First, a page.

Birmingham, Alabama, for 15 years. But it wasn’t until five years ago, when he planned and attended a Wealth Building Seminar, that he started to get serious about his finances. “I really didn’t start planning for the unknown and for my children’s future until after hearing [Personal Finance Editor] Matthew S. Scott at that seminar,” remembers Mahdi, 38. Prior to receiving the DOFE principles, Mahdi thought he had sufficient coverage with the government’s retirement package. He’s been contributing up to 5% of his salary into the Thrift Savings Plan, but now he also has a separate life insurance policy and a supplemental retirement account. “When I went into a separate retirement account and got supplemental insurance, people laughed at me,” explains Mahdi, who has two children, ages 11 and 13. “Some feel that the government has all of these ‘giftuities,’ and that our insurance pays for everything, and that everything is already laid out for you and yours. But government employees are just like every other employee.”
Mahdi is the conference planner for Blacks in Government and he says that African American government employees often overlook supplemental insurance and retirement packages. That’s why he has asked the Wealth Building Seminar to come back to the organization’s national conference every year for the last five years. He says the attendance continues to grow. “You have people that are financial investors that are part of our conference, and they look forward to it every year as well,” says Mahdi of the diversity of the audience.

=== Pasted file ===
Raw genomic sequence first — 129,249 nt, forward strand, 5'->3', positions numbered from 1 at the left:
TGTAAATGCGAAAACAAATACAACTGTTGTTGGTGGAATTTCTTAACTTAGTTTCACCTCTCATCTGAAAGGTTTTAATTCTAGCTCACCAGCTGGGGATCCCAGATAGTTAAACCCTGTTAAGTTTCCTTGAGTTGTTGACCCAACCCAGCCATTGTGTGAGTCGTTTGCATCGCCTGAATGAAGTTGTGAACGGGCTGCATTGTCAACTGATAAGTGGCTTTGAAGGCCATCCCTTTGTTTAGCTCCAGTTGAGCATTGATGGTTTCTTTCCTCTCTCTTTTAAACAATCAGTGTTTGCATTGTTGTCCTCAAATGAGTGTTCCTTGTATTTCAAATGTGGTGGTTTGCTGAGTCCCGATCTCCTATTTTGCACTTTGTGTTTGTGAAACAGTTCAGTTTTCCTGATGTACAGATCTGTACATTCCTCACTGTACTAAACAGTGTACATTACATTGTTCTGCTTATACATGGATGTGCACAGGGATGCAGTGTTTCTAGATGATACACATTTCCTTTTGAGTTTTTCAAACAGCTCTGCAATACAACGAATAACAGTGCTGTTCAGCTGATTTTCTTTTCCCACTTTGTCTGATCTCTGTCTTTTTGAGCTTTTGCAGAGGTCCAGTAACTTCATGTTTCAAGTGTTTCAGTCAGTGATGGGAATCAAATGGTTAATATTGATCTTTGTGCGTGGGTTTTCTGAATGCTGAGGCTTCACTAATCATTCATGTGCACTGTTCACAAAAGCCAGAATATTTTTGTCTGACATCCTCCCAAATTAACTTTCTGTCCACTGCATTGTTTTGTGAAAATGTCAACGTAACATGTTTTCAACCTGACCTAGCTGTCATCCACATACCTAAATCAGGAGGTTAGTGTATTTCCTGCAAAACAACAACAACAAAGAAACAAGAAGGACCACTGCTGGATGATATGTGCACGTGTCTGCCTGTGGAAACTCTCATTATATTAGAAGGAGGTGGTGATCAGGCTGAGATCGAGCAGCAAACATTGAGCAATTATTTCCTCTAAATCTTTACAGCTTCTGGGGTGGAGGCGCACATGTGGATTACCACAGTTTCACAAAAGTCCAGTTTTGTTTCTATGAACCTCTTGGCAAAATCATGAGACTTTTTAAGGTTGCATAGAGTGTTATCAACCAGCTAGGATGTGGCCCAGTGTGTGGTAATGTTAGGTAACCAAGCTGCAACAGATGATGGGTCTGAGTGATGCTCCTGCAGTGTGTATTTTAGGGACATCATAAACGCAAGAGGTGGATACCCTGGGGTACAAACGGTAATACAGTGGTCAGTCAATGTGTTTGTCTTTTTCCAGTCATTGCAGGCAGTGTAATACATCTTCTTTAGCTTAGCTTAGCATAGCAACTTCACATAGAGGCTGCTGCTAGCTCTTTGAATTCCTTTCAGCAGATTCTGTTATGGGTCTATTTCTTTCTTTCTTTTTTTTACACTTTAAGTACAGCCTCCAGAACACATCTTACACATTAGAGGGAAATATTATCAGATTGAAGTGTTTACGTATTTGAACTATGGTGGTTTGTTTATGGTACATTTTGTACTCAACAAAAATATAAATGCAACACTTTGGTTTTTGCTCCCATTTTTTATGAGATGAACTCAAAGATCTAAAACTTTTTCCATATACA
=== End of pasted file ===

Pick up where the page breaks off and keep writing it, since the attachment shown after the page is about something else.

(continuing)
Mahdi says the seminar’s emphasis on credit is also a big draw and has made him take action regarding his own credit report. “I got my reports and I saw two things on there that were wrong. I had to be persistent to get them off, but it didn’t take long,” says Mahdi, who says that more government employees should do the same.
Like Mahdi, Johns and Denkins are both more conscientious of their credit because of DOFE. They are also more concerned about passing their wealth on to
future generations. “It all boils down to my children’s well-being. If something happens to me, what will happen to them?” asks Mahdi. Likewise, Johns says that he does not want his children to struggle.
Denkins isn’t waiting for something to happen to her for her child to reap the benefits. She says, “I want to teach him the principles to build wealth that I didn’t know.” In the meantime, Denkins has started buying savings bonds for Sterling and has asked her family to do the same instead of buying toys. “Before I just knew that I wanted a home and that I wanted my son to have a good life, but I didn’t have a plan as to how I could make that happen,” says Denkins. “But then I read those principles and I said, ‘I’m going to sign this (declaration).’ Then I started to take control of my spending and now I’m taking control of my financial destiny.”
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